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Survival of patients with prior anti-angiogenic therapy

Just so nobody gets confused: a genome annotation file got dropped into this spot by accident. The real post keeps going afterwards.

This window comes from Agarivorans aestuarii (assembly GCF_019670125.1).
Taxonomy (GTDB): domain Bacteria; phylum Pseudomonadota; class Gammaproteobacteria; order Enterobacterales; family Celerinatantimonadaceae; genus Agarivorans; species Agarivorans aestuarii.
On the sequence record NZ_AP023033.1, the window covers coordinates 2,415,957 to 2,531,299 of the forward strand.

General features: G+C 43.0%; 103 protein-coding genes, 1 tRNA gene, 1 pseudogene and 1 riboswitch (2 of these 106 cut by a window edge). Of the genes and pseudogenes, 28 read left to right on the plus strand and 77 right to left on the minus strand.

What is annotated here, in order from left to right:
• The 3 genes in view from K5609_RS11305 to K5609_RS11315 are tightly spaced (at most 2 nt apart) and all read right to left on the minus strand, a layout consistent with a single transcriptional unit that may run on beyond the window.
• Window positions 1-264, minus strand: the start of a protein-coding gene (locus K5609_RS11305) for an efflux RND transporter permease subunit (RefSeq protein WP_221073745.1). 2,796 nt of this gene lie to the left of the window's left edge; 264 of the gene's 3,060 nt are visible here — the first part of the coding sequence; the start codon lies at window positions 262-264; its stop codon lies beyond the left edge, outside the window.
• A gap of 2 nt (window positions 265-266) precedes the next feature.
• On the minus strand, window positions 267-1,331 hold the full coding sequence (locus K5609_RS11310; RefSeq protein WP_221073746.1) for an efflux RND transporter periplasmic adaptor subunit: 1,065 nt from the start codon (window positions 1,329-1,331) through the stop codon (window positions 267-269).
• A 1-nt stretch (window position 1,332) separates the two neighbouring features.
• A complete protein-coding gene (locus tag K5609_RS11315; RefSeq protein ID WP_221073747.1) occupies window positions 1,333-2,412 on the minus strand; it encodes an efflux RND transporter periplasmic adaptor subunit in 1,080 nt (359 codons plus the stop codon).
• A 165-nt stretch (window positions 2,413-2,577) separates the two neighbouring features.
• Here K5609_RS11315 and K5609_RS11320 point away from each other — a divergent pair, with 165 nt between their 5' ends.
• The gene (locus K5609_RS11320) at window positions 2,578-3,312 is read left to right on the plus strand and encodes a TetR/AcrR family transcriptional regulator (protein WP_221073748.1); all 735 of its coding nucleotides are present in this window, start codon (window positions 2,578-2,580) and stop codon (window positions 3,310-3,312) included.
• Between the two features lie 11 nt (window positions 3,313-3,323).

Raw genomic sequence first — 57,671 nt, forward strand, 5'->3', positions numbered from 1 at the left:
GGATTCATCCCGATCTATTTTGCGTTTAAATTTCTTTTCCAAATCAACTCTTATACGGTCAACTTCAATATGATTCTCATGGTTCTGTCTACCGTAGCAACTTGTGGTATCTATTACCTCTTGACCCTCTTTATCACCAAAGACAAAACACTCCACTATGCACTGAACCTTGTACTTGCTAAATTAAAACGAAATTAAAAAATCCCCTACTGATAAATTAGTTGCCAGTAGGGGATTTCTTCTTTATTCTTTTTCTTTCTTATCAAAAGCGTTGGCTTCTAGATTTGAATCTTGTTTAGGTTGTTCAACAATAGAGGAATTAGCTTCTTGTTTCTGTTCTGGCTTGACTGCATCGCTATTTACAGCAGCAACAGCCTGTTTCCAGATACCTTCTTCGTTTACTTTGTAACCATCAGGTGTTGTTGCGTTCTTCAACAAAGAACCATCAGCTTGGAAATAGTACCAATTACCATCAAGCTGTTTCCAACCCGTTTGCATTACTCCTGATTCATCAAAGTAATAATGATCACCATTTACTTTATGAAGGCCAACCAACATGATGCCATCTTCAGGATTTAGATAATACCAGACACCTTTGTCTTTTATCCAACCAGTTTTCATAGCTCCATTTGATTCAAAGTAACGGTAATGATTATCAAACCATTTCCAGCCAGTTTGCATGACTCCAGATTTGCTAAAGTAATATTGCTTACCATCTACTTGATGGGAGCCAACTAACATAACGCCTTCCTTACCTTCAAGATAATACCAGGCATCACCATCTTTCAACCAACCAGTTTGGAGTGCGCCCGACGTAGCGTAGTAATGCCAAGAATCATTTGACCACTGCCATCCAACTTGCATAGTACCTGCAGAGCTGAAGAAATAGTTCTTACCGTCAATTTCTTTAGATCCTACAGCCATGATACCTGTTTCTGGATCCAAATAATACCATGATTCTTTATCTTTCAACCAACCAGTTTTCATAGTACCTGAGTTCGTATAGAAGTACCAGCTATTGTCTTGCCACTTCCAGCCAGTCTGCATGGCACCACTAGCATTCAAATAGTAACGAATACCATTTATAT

Survival of patients with prior anti-angiogenic therapy We read with interest the report by Cloughesy et al on the activity of cabozantinib in recurrent glioblastoma (GBM) patients with prior anti-angiogenic therapy.1 In their subset analysis, they reported overall survival (OS) results using 2 different cabozantinib doses: 4.1 months (95% CI: 1.4–16.7) in the 140 mg group (n = 12); 4.6 (95% CI: 2.9–5.6) in the 100 mg group (n = 58); OS for combined groups was 4.6 months. Of the 70 patients in the analysis, 57 (81%) with prior anti-angiogenic therapy had bevacizumab (BEV). In their discussion, the authors raise the issue of “how best to define a meaningful response (eg, objective response rate, progression-free survival).”1 We argue, because of the vagaries in interpreting MRIs in patients receiving BEV or other anti-angiogenic agents, the most meaningful endpoint is OS. Relative to this, we suggest literature can provide a valuable benchmark, as the OS outcome for these patients tends to be relatively uniform. Such a review of the literature2 exemplifies this argument and compares well with the reported results in the cabozantinib study (ie, group 3 below): A total of 2388 patients from 53 arms of 42 studies were analyzed in 3 groups2: Group 1: Thirty-two studies in which survival post-BEV was determined by subtracting PFS from OS (2045 patients); OS post-BEV = 3.36 months (95% CI: 3.12–3.66) Group 2: Two studies (94 patients) in which OS post-BEV is reported: OS = 3.26 (95% CI: 2.394.42) Group 3: Eight studies of salvage therapy after progression on BEV (249 patients): OS post-BEV = 4.46 months (95% CI: 3.68–5.54). Funding This work was supported by the National Institutes of Health National Cancer Institute CORE grant (no. 4P 30 CA014520). References 1. Cloughesy TF , Drappatz J , de Groot J , et al. Phase II study of cabozantinib in patients with progressive glioblastoma: subset analysis of patients with prior antiangiogenic therapy . Neuro Oncol . 2018 ; 20 ( 2 ): 259 – 267 . Google Scholar CrossRef Search ADS PubMed 2. Tipping M , Eickhoff J , Ian Robins H . Clinical outcomes in recurrent glioblastoma with bevacizumab therapy: an analysis of the literature . J Clin Neurosci . 2017 ; 44 : 101 – 106 . Google Scholar CrossRef Search ADS PubMed © The Author(s) 2018. Published by Oxford University Press on behalf of the Society for Neuro-Oncology. All rights reserved. For permissions, please e-mail: [email protected] This article is published and distributed under the terms of the Oxford University Press, Standard Journals Publication Model (https://academic.oup.com/journals/pages/about_us/legal/notices) http://www.deepdyve.com/assets/images/DeepDyve-Logo-lg.png Neuro-Oncology Oxford University Press